If you want Chinese shares, you can bypass New York.
On the face of it, shares of Chinese internet giants traded in American markets through A.D.R.s might seem to be safer for Americans than shares sold in local markets like Shanghai, Shenzhen or even Hong Kong.
Yet in some respects, regulatory requirements for I.P.O.s in China can be more stringent than those imposed by American regulators, Mr. Hsu of Rayliant Global Advisors said.
One reason is that inexperienced investors in China who engage in “social gambling” move the local stock market even more than “meme traders” do in the United States, Mr. Hsu said. To calm the market, Chinese regulators require companies to have solid cash flow and earnings for listing on the domestic market, known as the A shares market.
That’s not needed for an I.P.O. in the more laissez-faire United States.
Furthermore, when Americans buy A.D.R.s of Chinese companies, they may not realize that instead of actual stock, they’re getting claims held through banks on exotic legal structures set up in tax havens like the Cayman Islands. Known as variable-interest entities, these structures enable the companies to minimize U.S. and Chinese taxes while meeting legal requirements. The arrangements benefit Chinese entrepreneurs, American investment banks, law firms and private equity funds. But for rank-and-file investors, it’s another story. Greater regulatory scrutiny seems warranted.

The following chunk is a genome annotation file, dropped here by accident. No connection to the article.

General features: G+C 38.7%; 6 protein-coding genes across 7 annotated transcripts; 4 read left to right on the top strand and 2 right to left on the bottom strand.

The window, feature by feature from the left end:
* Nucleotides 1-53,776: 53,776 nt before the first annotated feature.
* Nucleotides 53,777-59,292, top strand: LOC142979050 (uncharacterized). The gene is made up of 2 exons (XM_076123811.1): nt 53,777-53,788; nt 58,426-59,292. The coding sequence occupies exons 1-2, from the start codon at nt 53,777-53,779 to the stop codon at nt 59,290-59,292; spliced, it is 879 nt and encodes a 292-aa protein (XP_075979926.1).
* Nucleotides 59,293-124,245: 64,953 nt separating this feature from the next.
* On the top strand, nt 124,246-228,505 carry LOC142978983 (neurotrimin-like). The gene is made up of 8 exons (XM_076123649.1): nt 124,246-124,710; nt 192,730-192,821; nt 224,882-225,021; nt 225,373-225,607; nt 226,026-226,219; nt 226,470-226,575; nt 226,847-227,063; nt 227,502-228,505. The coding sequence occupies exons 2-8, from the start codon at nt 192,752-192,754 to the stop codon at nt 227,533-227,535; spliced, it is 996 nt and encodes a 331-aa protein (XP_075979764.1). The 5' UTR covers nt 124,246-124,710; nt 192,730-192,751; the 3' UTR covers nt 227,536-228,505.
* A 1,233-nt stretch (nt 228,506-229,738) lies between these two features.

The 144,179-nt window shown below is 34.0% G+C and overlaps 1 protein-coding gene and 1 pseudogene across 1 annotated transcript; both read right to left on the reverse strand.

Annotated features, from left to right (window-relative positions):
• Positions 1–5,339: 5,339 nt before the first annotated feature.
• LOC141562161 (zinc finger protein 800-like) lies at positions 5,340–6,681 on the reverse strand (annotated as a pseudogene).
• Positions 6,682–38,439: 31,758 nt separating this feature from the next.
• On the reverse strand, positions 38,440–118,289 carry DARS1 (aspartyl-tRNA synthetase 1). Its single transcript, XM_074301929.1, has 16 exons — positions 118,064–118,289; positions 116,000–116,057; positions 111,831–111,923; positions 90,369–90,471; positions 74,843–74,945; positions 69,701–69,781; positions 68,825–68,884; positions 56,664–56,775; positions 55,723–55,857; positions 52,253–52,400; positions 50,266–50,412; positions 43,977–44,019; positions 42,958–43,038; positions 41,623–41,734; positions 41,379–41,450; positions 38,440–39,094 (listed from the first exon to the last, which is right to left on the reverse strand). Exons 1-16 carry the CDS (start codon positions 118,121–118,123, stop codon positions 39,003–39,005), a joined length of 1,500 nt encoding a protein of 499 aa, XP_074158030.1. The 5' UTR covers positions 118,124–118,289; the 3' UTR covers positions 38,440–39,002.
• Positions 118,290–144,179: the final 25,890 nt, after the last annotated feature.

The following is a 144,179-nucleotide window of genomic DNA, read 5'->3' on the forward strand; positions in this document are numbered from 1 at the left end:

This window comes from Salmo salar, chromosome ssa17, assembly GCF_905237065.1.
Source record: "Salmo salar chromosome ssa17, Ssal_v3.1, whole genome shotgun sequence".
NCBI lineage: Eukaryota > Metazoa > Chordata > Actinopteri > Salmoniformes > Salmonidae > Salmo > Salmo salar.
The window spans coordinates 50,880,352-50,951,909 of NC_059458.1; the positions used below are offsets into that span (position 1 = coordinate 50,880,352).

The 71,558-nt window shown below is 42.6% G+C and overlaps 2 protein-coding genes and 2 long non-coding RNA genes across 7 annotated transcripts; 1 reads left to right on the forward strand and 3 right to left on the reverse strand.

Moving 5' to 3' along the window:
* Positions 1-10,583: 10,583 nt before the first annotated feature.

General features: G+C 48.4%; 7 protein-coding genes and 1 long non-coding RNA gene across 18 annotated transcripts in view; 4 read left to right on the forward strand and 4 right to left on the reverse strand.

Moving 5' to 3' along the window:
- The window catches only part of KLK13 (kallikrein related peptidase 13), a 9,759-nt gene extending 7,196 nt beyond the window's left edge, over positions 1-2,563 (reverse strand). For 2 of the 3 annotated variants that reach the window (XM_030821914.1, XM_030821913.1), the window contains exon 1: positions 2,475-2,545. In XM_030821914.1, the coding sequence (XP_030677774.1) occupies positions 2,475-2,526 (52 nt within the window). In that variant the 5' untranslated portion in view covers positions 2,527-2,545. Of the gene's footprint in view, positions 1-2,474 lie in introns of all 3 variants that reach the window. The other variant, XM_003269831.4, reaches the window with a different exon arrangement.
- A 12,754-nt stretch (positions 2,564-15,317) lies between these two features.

Domestically focused Chinese companies on Chinese exchanges are opaque, too, compared with publicly traded American companies. And the shareholder rights movement, which has been gaining strength in the United States, is far less developed.
Yet managers of stock-picking mutual funds say they are finding well-run firms in China that can flourish as consumer spending rises.
Andrew Mattock, a manager of two Matthews Asia China funds, said he favored Zhongsheng Group, a chain of car dealerships; Sinoma Science and Technology, which makes wind power blades; and Estun Automation, which makes industrial robots.